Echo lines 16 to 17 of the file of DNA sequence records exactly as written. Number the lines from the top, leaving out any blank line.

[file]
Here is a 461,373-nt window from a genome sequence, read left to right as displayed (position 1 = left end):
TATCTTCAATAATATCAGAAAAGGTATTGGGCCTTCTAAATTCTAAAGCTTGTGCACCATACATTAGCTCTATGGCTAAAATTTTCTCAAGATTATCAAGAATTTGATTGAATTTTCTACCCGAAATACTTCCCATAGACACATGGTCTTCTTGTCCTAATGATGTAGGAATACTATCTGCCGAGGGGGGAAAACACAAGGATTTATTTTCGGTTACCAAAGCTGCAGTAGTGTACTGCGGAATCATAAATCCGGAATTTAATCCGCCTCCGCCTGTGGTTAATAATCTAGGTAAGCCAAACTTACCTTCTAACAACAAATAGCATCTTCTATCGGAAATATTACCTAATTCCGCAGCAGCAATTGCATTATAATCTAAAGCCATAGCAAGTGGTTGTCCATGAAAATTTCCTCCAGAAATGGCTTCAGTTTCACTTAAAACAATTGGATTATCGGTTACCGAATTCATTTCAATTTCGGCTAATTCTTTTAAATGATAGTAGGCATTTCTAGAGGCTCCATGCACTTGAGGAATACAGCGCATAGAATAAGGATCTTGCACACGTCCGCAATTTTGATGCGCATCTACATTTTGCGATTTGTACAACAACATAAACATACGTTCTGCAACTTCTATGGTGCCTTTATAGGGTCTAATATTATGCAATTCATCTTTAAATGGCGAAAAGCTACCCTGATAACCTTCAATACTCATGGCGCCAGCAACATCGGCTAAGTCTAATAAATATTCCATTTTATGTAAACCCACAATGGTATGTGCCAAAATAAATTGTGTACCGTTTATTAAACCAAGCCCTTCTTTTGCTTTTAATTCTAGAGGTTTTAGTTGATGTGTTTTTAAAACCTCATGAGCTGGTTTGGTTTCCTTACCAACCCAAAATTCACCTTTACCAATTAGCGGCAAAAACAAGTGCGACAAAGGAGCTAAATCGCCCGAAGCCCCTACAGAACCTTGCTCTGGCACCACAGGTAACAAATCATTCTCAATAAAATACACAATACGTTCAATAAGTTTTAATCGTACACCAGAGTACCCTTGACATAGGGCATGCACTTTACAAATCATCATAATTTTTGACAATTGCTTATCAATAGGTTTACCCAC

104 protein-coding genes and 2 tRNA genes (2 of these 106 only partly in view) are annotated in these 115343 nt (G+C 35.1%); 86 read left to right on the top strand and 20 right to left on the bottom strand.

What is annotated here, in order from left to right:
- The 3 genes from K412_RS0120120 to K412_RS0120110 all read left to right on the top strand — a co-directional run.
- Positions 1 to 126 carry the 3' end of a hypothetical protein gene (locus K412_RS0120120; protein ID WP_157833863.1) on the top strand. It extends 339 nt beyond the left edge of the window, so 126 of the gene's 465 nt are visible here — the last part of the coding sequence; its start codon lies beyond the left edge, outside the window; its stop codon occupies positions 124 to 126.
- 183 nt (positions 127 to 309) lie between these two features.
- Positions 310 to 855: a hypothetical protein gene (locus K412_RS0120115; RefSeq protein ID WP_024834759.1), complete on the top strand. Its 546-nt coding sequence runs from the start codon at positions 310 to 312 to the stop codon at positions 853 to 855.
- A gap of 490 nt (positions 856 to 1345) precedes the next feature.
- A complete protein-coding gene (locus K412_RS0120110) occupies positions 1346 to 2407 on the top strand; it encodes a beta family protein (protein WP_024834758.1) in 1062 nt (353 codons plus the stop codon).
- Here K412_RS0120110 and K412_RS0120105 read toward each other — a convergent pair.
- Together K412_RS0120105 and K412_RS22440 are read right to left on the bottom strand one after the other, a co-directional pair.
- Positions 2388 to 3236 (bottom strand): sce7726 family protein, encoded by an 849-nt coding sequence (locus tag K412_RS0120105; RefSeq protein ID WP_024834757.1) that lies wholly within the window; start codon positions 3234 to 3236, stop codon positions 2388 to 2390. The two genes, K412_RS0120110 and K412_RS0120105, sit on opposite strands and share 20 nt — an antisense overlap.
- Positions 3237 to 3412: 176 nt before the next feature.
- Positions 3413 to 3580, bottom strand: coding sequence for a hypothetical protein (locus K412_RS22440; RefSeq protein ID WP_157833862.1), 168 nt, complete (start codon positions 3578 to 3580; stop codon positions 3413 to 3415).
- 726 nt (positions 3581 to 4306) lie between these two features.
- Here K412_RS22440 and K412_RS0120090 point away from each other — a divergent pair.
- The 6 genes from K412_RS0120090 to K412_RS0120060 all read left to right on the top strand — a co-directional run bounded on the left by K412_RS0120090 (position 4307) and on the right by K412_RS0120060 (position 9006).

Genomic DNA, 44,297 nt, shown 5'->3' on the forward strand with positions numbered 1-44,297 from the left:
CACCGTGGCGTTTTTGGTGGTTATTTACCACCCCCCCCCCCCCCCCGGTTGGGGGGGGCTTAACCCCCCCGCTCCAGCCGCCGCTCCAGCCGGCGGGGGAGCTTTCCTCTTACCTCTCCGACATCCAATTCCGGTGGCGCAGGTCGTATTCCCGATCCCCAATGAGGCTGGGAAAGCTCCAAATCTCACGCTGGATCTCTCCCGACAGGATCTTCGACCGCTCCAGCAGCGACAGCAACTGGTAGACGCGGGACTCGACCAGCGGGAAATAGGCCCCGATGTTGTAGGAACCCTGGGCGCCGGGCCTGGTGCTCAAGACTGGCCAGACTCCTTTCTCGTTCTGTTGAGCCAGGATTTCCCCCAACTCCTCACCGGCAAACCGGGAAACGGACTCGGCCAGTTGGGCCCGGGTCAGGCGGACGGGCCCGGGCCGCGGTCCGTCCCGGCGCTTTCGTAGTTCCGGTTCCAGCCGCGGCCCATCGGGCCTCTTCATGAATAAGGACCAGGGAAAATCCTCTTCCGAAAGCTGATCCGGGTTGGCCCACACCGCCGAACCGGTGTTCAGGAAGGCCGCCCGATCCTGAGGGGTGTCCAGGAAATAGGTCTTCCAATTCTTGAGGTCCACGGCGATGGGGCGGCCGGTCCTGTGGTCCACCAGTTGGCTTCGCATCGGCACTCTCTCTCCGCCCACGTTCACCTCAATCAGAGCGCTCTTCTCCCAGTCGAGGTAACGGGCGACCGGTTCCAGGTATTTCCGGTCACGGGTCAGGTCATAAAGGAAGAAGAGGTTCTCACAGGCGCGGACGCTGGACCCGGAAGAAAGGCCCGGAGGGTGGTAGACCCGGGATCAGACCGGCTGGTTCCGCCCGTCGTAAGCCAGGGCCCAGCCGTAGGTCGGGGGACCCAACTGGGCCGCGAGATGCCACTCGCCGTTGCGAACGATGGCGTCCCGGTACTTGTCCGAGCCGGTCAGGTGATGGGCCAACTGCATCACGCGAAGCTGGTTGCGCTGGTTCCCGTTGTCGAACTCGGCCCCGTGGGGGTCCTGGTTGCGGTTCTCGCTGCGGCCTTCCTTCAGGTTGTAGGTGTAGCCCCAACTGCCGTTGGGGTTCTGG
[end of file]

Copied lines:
- 726 nt (positions 3581 to 4306) lie between these two features.
- Here K412_RS22440 and K412_RS0120090 point away from each other — a divergent pair.